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Do you count yourself among the many folks out there that wonder why we have gadgets rated for 20 amps or 50 amps, 12V batteries, and 50W solar panels? If yes, then this article pitting amps vs volts vs watts should enlighten you about these three electrical units once and for all.

It’s not so much a “truel” as a detailed explanation of how all three work together to ensure electricity will properly flow in a circuit, the pros/cons of each one, and how they’re generally different from one another.

Table of Contents

**What Are Amps?**

Amps or amperes measure the amount of electricity flowing in a circuit. To be exact, it’s a measurement of how many electrical charges are flowing past a given point per second. It measures electrical current, in short.

Don’t be confused about the difference between ‘ampere’ and ‘amperage’. Although directly related, the latter is often used to refer to the measured value of current for a given device or appliance in use.

For example, you bought an incandescent lamp with an amperage of 14. The label on the device will point to the exact measurement reflected as amperes. In turn, it will need at least a 15-ampere, 15-amp, or 15A (not amperage!) circuit breaker.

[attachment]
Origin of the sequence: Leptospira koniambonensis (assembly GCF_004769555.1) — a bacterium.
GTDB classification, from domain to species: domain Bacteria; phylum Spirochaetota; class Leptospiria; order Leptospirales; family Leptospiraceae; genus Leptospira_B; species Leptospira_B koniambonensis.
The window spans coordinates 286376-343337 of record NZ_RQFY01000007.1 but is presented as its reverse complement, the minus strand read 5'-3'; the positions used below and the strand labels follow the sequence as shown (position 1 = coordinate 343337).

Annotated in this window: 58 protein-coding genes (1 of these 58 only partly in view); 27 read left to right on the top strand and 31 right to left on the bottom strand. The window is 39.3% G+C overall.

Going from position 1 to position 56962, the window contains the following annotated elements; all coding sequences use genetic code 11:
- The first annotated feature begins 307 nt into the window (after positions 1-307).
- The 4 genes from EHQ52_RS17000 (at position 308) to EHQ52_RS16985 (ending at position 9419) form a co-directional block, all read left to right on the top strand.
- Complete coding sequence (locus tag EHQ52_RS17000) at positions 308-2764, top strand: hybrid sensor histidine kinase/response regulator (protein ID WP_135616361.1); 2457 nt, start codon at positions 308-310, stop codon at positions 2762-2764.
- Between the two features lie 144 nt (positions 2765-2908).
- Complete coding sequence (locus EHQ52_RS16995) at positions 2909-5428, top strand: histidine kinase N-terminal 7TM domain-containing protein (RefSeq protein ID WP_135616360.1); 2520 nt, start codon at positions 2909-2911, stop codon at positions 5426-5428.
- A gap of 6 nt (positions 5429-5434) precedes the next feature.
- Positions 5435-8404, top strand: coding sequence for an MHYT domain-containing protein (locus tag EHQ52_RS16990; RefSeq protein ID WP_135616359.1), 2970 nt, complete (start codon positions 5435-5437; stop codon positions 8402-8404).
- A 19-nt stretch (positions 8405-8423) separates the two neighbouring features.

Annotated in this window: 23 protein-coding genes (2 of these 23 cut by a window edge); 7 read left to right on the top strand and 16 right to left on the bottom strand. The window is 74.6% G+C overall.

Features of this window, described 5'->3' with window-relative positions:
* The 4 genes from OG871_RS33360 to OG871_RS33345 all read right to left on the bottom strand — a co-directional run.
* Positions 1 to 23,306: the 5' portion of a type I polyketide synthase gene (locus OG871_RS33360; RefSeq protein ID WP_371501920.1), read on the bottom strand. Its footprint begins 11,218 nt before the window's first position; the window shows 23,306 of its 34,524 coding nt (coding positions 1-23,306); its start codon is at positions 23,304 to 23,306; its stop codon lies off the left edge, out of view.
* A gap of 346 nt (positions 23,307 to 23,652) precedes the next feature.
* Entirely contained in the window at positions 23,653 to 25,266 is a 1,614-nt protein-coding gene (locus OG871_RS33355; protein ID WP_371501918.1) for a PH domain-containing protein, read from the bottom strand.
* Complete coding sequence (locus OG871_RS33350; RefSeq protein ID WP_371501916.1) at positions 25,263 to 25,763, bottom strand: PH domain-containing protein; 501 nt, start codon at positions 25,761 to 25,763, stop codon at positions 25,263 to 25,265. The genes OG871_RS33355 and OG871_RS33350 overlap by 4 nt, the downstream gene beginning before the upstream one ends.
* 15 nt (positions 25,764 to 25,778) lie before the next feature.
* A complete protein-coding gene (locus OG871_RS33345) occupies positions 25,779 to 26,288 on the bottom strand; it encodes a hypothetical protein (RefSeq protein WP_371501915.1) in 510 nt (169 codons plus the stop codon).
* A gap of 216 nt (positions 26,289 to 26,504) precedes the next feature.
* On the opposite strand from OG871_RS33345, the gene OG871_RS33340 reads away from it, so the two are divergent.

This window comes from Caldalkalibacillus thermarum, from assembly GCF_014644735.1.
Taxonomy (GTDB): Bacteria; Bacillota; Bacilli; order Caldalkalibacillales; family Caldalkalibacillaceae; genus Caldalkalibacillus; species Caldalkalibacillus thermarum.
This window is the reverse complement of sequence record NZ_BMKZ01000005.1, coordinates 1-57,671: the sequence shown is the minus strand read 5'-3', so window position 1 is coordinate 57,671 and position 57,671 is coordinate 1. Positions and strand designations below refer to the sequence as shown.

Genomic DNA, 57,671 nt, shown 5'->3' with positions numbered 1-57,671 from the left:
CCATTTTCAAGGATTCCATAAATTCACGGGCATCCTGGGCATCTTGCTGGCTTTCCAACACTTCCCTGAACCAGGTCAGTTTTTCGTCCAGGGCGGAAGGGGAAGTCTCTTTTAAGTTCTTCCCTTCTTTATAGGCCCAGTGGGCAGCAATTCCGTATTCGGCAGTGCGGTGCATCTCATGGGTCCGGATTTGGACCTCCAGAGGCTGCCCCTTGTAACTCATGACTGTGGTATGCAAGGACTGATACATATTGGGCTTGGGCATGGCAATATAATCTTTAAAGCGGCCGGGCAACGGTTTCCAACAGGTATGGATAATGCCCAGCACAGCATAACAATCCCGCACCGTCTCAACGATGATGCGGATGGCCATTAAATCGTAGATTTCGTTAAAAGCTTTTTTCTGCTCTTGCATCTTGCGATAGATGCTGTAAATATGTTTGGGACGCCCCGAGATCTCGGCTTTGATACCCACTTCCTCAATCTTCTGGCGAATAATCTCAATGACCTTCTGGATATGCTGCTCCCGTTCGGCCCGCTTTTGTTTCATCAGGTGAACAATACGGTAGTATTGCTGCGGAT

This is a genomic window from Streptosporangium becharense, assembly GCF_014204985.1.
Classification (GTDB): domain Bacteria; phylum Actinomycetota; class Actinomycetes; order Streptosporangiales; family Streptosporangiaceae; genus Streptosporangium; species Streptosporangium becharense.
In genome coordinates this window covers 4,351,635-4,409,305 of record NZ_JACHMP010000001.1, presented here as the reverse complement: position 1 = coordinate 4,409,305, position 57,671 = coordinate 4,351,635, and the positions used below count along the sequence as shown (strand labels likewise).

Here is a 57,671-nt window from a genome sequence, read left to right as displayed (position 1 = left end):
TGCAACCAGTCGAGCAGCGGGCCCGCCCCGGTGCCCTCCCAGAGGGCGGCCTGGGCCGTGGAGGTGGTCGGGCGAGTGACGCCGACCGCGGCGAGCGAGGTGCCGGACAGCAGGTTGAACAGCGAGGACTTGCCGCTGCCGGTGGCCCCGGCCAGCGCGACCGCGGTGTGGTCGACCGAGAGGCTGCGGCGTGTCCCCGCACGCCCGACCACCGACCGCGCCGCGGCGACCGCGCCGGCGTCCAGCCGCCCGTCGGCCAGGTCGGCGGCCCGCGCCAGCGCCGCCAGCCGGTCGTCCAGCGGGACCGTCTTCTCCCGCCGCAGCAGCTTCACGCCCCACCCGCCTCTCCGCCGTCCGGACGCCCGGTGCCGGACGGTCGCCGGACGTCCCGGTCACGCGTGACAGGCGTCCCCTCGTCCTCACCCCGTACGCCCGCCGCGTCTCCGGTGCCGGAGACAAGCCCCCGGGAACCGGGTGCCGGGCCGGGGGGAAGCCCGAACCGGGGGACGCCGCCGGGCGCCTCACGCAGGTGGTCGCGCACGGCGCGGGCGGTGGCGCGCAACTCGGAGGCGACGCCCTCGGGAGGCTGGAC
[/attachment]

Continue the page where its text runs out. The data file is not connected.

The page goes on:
For charging batteries in gadgets, we also use amps, but more in the context of how quickly a device will charge, with 1A being slower than a higher 4A charging circuit.

Battery capacity, on the other hand, is represented by Ah or how many amps the battery is able to deliver per hour. Keep that in mind when considering battery amps vs volts on the specs of batteries you purchase.

We calculate amperes with the formula:

\begin{equation}

\text{A} = \frac{\text{W}}{\text{V}}

\end{equation}

**What Are Volts?**

Voltage is the electrical pressure provided by the circuit’s power source from its negative terminals to its positive terminals. Interestingly, most people readily attribute voltage to electricity more than the other two units here.

Make no mistake! To say that it’s “pressure” is correct but not exactly accurate. It can be explained in more scientific terms as “the line-integral of an electric field’s intensity” or “an electric field’s electric potential measured between the two terminals”.

Explaining those complex definitions further can be likened to herding cats by most folks and will need a dedicated post, so we’d like to use the volts vs amps water analogy instead.